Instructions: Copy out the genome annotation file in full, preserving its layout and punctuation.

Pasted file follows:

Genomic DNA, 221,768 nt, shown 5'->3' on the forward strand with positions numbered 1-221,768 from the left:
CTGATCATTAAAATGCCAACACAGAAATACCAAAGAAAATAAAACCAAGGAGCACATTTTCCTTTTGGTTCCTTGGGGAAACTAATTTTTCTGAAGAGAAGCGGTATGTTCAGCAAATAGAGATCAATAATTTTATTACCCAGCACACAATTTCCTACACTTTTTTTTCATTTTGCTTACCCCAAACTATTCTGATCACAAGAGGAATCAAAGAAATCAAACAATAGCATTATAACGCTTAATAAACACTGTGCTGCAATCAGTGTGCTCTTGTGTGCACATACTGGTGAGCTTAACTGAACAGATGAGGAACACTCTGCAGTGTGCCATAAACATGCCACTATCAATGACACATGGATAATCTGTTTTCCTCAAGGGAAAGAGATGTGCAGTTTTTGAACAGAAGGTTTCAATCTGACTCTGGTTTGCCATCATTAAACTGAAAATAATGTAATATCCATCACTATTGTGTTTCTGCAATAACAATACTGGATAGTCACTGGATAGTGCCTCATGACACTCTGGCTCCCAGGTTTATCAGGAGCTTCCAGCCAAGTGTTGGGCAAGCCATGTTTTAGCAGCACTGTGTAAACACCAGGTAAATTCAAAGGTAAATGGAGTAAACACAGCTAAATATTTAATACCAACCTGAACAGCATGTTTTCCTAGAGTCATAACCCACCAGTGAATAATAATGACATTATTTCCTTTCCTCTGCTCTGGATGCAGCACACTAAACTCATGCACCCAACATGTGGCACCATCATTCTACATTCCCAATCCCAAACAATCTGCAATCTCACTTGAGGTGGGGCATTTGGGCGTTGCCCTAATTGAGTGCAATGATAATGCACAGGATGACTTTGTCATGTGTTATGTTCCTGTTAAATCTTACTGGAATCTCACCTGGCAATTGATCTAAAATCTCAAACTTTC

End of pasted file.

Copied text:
Genomic DNA, 221,768 nt, shown 5'->3' on the forward strand with positions numbered 1-221,768 from the left:
CTGATCATTAAAATGCCAACACAGAAATACCAAAGAAAATAAAACCAAGGAGCACATTTTCCTTTTGGTTCCTTGGGGAAACTAATTTTTCTGAAGAGAAGCGGTATGTTCAGCAAATAGAGATCAATAATTTTATTACCCAGCACACAATTTCCTACACTTTTTTTTCATTTTGCTTACCCCAAACTATTCTGATCACAAGAGGAATCAAAGAAATCAAACAATAGCATTATAACGCTTAATAAACACTGTGCTGCAATCAGTGTGCTCTTGTGTGCACATACTGGTGAGCTTAACTGAACAGATGAGGAACACTCTGCAGTGTGCCATAAACATGCCACTATCAATGACACATGGATAATCTGTTTTCCTCAAGGGAAAGAGATGTGCAGTTTTTGAACAGAAGGTTTCAATCTGACTCTGGTTTGCCATCATTAAACTGAAAATAATGTAATATCCATCACTATTGTGTTTCTGCAATAACAATACTGGATAGTCACTGGATAGTGCCTCATGACACTCTGGCTCCCAGGTTTATCAGGAGCTTCCAGCCAAGTGTTGGGCAAGCCATGTTTTAGCAGCACTGTGTAAACACCAGGTAAATTCAAAGGTAAATGGAGTAAACACAGCTAAATATTTAATACCAACCTGAACAGCATGTTTTCCTAGAGTCATAACCCACCAGTGAATAATAATGACATTATTTCCTTTCCTCTGCTCTGGATGCAGCACACTAAACTCATGCACCCAACATGTGGCACCATCATTCTACATTCCCAATCCCAAACAATCTGCAATCTCACTTGAGGTGGGGCATTTGGGCGTTGCCCTAATTGAGTGCAATGATAATGCACAGGATGACTTTGTCATGTGTTATGTTCCTGTTAAATCTTACTGGAATCTCACCTGGCAATTGATCTAAAATCTCAAACTTTC